"John Brennan is indeed one of CIA's own," said former intelligence officer Angelo Codevilla. "It is significant that the agency regards this as important. That is because the agency has always placed itself — its welfare and prestige — ahead of the quality of its work and the welfare of the United States."
Another victim of the agency bureaucracy was former CIA Director Porter Goss — a former agency hand and conservative former congressman who ruffled feathers at CIA as President George W. Bush's director, only to find himself and his staff the target of career CIA bureaucrats' wrath.
At one point during the Goss regime at the CIA, officials misused a secret counterintelligence database to dig up dirt on a Goss aide who years before had been caught stealing a piece of pizza. The information was then passed to The Washington Post, considered the agency's house organ for political leaks.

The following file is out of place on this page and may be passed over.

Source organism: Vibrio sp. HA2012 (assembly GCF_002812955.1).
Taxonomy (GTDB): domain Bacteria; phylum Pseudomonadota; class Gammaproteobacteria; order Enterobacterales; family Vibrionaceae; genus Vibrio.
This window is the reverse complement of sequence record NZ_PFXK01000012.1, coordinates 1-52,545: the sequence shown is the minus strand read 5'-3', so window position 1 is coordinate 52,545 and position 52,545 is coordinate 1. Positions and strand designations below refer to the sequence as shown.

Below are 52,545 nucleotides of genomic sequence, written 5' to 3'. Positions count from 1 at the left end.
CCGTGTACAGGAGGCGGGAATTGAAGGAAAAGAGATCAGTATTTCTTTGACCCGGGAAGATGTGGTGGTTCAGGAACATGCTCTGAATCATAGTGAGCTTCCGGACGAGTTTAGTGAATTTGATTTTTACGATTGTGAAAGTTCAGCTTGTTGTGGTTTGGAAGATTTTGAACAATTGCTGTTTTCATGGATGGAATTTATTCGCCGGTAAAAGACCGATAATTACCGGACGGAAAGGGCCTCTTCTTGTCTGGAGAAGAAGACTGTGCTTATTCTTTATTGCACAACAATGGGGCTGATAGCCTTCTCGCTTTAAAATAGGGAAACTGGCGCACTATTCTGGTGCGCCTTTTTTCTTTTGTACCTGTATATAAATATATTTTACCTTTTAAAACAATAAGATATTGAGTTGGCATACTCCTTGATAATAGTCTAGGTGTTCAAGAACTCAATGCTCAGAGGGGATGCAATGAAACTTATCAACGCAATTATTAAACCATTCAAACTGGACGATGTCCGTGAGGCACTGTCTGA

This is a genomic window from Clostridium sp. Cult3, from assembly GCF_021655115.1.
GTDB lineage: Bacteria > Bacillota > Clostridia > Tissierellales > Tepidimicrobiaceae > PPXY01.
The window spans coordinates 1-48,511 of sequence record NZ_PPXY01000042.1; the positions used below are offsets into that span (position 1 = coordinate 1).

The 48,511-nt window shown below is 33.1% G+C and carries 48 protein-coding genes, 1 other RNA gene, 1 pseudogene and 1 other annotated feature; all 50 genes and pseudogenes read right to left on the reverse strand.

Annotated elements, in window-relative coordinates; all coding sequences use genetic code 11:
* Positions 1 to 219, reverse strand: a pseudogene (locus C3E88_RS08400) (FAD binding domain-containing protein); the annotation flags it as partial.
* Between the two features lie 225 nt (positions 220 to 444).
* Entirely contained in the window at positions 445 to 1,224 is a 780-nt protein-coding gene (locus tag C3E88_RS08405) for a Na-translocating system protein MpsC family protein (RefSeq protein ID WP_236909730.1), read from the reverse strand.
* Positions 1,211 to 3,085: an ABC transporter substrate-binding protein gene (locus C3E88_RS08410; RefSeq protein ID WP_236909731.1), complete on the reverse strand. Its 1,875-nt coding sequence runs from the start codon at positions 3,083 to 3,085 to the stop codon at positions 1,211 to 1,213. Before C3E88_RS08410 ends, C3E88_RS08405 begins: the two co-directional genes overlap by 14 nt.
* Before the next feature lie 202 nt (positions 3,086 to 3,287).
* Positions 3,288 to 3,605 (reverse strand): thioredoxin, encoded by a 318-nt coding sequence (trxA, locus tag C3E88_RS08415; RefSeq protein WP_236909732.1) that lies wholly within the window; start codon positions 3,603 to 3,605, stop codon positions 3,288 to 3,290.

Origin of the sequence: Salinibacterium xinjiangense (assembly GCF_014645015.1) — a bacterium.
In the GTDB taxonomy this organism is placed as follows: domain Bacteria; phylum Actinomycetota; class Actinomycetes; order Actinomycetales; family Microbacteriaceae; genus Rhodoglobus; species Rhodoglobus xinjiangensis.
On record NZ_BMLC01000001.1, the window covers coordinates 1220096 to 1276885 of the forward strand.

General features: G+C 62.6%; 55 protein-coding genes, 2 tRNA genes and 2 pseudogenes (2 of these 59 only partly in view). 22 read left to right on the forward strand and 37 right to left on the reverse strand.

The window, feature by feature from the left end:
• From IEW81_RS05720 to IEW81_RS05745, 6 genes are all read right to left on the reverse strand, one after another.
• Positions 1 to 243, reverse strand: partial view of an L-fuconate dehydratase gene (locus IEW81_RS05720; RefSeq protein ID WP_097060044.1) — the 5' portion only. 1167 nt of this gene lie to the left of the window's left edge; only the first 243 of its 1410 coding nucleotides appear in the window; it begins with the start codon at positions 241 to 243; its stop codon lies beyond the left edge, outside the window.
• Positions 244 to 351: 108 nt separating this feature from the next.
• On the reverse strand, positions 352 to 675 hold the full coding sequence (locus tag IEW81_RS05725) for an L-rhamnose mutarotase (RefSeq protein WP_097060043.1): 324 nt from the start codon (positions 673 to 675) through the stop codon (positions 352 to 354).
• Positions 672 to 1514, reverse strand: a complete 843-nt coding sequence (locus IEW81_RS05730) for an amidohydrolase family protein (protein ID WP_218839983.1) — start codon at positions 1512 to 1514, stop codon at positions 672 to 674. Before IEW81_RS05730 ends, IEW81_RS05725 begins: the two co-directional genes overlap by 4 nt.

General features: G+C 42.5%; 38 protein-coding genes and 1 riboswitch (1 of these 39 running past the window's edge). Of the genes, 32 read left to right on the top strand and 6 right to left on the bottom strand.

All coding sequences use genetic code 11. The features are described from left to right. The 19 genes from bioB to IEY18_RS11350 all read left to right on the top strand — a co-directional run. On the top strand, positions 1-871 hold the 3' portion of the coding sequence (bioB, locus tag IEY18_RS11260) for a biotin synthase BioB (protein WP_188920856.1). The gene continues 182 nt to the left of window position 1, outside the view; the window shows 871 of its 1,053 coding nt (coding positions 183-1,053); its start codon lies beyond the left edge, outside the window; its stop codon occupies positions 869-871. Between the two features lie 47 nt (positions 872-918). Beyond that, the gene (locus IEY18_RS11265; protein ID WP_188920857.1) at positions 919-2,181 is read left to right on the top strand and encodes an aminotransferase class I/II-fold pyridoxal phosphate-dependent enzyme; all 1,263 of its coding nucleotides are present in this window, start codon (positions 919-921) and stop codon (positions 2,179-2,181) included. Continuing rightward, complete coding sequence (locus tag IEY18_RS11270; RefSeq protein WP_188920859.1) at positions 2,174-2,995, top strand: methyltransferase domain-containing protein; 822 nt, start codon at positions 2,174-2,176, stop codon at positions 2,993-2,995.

Mr. Panetta managed the CIA with little opposition, mainly by taking a hands-off approach to agency operations. Mr. Petraeus also let the bureaucrats have their way.
© Copyright 2014 The Washington Times, LLC. Click here for reprint permission.
About the Author
Bill Gertz is a national security columnist for The Washington Times and senior editor at The Washington Free Beacon (www.freebeacon.com). He has been with The Times since 1985.
He is the author of six books, four of them national best-sellers. His latest book, “The Failure Factory,” on government bureaucracy and national security, was published in September 2008.